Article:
Little Bits of History

Charleston Museum

Posted in History by patriciahysell on January 12, 2015
Heyward-Washington House - Part of the Charleston Museum

Heyward-Washington House – part of the Charleston Museum

January 12, 1773: The Charleston Museum is founded. It is the oldest museum in the US. The Charleston Library Society was begun in December 1748 when nineteen men in various trades and professions wanted access to the latest publications from Great Britain. The Society paved the way for the founding of the College of Charleston in 1770 and provided the core collection of natural history artifacts when they founded this museum. The museum was supported by many of the locals involved in the scientific community, Charles Pinckney, Thomas Heyward, Jr., John Bachman, and John Audubon. Many of the original artifacts were destroyed in a fire in 1778 and operations were suspended during the Revolutionary War.

The museum first opened to the public in 1824. By 1852, with expanded collections intact, it was declared to be one of America’s best museums by Louis Aggasiz of Harvard. Once again, operations were suspended during the US Civil War. Soon after the war, the museum was opened for business. Collections were acquired from the late 1700s to the present day and they now display the oldest-acquired and most comprehensive displays of South Carolina materials in the nation. Their focus for collections today includes materials from the natural sciences, ornithology, and historical materials both documents and pictures.

Today, the museum properties also include the Heyward-Washington House which was built in 1772. It is also knows as Charleston’s Revolutionary War House. Heyward was one of the signatories of the Declaration of Independence. General Washington used the house during his Southern Tour of 1791. When touring the house, one can see the Holmes Bookcase, a mammoth piece of brilliant woodworking and considered to be the finest example of period American-made furniture in existence today. The formal gardens contain plants available to the area when the house was new. It was used by Dubose Hayward as the setting for Porgy and Bess.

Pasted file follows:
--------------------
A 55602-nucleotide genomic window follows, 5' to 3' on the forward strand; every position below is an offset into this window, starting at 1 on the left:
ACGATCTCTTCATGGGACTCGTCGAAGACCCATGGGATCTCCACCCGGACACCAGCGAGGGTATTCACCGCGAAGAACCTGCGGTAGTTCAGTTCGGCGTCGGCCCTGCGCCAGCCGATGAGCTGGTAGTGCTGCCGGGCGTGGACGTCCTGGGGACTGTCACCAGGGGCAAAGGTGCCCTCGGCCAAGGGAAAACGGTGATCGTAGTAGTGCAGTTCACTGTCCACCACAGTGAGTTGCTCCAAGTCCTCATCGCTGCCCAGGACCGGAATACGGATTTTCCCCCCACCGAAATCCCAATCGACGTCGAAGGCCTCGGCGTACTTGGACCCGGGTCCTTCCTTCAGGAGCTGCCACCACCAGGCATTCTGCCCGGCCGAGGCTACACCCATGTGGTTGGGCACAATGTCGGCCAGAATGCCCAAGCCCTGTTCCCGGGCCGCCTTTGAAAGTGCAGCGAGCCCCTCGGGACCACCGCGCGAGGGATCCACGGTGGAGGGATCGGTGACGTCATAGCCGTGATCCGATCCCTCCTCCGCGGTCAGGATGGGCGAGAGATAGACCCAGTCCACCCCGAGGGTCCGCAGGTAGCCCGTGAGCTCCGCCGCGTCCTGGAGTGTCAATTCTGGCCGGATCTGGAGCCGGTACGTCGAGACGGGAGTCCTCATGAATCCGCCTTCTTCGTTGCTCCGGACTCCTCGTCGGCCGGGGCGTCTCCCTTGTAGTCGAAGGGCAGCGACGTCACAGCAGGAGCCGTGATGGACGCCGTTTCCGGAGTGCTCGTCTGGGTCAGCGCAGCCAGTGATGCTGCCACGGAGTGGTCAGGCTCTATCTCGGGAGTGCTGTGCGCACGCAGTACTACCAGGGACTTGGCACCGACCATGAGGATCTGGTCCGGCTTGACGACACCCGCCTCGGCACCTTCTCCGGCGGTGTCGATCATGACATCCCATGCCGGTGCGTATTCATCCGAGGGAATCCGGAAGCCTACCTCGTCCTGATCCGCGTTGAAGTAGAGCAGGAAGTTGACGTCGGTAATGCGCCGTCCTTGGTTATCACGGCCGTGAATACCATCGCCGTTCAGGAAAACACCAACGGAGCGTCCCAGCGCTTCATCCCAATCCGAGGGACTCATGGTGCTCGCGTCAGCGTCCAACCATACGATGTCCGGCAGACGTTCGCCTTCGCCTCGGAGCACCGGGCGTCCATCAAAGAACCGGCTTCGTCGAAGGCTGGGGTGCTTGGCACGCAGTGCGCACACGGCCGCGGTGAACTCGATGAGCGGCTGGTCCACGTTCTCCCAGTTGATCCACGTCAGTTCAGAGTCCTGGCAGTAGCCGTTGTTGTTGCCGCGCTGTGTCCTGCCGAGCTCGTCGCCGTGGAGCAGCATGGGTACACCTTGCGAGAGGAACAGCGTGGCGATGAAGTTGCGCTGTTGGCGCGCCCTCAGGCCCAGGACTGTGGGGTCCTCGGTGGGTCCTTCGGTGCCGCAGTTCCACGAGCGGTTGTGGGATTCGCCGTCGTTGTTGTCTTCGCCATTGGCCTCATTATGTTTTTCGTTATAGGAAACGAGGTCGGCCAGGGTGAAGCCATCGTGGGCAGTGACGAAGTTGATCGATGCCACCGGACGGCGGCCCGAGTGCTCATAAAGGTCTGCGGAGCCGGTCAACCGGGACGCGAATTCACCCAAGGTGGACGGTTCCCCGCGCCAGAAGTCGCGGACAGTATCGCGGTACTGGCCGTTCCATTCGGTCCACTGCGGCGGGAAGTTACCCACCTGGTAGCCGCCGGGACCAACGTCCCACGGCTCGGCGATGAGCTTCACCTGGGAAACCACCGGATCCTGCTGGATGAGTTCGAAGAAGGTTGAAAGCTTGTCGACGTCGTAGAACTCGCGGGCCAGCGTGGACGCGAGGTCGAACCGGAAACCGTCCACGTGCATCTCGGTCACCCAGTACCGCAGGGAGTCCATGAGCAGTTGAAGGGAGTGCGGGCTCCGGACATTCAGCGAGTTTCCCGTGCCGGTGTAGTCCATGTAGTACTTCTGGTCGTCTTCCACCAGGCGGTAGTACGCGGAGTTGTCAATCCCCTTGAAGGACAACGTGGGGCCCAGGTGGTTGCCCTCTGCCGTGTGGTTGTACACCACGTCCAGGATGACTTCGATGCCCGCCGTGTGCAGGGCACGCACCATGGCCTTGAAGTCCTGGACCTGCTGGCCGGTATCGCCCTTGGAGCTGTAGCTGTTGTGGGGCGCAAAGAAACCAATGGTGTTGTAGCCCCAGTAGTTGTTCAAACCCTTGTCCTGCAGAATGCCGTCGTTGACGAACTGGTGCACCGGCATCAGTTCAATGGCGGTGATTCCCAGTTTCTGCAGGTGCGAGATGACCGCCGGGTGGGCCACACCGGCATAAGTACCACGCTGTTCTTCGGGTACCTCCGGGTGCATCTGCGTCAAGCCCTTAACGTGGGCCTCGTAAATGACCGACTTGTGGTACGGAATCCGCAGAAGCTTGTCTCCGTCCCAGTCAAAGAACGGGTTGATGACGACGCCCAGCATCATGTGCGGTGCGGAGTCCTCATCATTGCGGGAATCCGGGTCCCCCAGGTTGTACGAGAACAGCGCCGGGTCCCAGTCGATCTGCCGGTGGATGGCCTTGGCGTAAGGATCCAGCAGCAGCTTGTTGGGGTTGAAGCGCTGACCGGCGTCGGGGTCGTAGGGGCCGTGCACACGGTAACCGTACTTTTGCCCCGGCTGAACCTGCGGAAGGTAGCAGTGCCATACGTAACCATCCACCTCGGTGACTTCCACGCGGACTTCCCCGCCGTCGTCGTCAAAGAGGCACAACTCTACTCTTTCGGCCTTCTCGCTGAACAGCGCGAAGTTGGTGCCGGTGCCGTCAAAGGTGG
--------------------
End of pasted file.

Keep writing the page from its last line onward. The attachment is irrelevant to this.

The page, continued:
The Joseph Manigault House is the second historic home owned by the museum. It is also called Charleston’s Huguenot House and was built in 1803 in the Federal style of architecture. Gabriel Manigault designed it for his brother, Joseph and it is a prime example of the lifestyle of the wealthy rice families of the era. The home is preserved with period furniture and decorative touches, painted with the lavish colors of the era. The Dill Sanctuary is the last property of the museum and is located on James Island. It contains wildlife sanctuaries as well as three earthen Confederate batteries. Also on the island are prehistoric, colonial, antebellum, and postbellum archaeological sites.

Museums are managers of consciousness. They give us an interpretation of history, of how to view the world and locate ourselves in it. They are, if you want to put it in positive terms, great educational institutions. If you want to put it in negative terms, they are propaganda machines. – Hans Haacke

Museums are good things, places to look and absorb and learn. – Alan King

I went to the museum where they had all the heads and arms from the statues that are in all the other museums. – Steven Wright

When you think about it, department stores are kind of like museums. – Andy Warhol

Also on this day: Reach for the Stars – In 1866, the Royal Aeronautical Society was formed.
Pow! Bop! – In 1966, Batman premiered on ABC Television.
Presentation is Everything – In 1943, The Office of Price Administration in the US issued an edict renaming food items.
The Big Sleep – In 1967, James Bedford died and was cryogenically preserved.
Amos ‘n’ Andy Precursor – In 1926, Sam ‘n’ Henry premiered.

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